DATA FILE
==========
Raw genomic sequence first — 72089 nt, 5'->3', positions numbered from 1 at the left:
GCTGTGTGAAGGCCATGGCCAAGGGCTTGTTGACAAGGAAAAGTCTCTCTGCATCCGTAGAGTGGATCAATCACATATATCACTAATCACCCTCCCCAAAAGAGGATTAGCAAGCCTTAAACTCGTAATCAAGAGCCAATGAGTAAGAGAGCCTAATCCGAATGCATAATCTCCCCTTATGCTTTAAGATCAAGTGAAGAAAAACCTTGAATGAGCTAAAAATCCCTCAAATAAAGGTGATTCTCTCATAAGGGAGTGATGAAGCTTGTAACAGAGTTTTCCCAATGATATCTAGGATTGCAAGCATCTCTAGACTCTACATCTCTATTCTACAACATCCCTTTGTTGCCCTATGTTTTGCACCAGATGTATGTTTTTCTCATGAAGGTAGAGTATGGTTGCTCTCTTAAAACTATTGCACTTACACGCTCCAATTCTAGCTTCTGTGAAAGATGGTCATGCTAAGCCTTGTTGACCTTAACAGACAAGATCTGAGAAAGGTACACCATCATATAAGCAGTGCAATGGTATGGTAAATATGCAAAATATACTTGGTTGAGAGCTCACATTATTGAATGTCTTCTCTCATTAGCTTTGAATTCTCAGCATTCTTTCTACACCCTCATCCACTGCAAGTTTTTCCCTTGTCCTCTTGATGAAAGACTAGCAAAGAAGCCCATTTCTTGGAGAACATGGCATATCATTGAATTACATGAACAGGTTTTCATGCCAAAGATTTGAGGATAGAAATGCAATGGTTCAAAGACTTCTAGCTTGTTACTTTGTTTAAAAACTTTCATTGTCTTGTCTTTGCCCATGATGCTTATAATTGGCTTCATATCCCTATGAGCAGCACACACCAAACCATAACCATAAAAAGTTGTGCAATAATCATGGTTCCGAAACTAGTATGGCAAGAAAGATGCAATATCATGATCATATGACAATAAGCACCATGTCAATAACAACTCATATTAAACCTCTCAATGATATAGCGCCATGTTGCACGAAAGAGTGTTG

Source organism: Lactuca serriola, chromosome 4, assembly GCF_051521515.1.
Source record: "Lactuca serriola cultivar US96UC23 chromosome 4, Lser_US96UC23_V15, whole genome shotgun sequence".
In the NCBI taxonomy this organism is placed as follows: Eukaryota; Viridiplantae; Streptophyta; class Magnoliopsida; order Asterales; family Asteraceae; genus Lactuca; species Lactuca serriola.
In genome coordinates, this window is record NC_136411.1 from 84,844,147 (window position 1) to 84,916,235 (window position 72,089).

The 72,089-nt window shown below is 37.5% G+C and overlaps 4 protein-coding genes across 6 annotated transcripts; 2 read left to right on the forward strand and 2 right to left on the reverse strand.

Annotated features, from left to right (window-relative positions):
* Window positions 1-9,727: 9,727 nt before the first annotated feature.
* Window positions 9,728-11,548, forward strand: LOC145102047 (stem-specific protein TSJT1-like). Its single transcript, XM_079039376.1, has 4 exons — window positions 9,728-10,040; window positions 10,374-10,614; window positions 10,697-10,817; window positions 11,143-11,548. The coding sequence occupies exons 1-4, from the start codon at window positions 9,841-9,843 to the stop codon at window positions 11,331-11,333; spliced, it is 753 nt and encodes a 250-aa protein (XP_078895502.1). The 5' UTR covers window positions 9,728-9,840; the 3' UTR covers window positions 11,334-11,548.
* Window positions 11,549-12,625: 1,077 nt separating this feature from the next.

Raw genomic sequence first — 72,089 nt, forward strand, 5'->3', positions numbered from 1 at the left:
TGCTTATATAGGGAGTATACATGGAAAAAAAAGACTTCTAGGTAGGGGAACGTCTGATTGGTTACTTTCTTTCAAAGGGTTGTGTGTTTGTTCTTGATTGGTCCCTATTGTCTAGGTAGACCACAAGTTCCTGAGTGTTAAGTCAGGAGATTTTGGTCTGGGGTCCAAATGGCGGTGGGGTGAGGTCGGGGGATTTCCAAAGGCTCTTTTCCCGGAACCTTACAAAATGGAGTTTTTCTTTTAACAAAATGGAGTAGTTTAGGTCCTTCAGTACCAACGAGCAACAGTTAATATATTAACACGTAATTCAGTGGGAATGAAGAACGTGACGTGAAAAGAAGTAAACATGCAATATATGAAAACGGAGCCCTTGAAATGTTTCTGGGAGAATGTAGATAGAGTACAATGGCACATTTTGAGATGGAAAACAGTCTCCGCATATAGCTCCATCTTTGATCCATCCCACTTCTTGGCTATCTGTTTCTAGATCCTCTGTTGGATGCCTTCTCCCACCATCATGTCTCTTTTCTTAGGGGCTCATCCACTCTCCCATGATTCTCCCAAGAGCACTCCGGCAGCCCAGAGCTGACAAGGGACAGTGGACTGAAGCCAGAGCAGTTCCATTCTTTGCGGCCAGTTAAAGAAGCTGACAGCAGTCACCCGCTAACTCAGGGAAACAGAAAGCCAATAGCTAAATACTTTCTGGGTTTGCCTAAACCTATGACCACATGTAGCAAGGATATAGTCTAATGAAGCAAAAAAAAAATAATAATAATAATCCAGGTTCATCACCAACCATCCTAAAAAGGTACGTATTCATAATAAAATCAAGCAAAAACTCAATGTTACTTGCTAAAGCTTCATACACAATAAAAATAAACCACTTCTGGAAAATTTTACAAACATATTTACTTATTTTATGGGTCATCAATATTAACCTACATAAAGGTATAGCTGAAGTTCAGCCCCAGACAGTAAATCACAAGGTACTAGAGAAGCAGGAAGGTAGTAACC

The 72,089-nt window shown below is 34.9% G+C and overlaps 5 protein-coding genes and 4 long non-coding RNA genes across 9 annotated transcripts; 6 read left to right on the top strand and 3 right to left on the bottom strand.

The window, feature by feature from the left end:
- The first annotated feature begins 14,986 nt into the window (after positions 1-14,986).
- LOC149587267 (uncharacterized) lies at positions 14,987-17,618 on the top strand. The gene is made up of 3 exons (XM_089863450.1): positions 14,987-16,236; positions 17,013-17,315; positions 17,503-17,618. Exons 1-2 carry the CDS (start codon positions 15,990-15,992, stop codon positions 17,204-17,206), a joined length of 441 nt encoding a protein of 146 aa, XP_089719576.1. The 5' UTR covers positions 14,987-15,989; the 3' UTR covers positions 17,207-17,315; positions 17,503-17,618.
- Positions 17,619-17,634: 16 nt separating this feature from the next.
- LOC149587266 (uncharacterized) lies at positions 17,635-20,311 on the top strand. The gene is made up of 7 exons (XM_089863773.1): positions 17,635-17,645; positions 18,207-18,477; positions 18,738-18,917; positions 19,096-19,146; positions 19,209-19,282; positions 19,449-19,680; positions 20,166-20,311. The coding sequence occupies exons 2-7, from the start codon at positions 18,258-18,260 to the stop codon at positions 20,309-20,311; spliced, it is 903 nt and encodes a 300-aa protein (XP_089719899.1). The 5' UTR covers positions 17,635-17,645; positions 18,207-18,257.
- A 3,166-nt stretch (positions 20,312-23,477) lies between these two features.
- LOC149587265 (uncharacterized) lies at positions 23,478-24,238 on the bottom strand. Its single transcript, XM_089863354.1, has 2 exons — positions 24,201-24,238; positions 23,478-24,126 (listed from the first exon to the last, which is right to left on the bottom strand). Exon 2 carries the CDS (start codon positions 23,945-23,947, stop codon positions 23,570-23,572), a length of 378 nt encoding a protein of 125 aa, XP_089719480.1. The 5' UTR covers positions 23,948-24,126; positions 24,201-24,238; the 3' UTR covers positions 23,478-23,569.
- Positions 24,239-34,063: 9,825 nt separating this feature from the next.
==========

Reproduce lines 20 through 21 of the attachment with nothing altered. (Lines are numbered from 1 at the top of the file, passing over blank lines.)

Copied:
- A 3,166-nt stretch (positions 20,312-23,477) lies between these two features.
- LOC149587265 (uncharacterized) lies at positions 23,478-24,238 on the bottom strand. Its single transcript, XM_089863354.1, has 2 exons — positions 24,201-24,238; positions 23,478-24,126 (listed from the first exon to the last, which is right to left on the bottom strand). Exon 2 carries the CDS (start codon positions 23,945-23,947, stop codon positions 23,570-23,572), a length of 378 nt encoding a protein of 125 aa, XP_089719480.1. The 5' UTR covers positions 23,948-24,126; positions 24,201-24,238; the 3' UTR covers positions 23,478-23,569.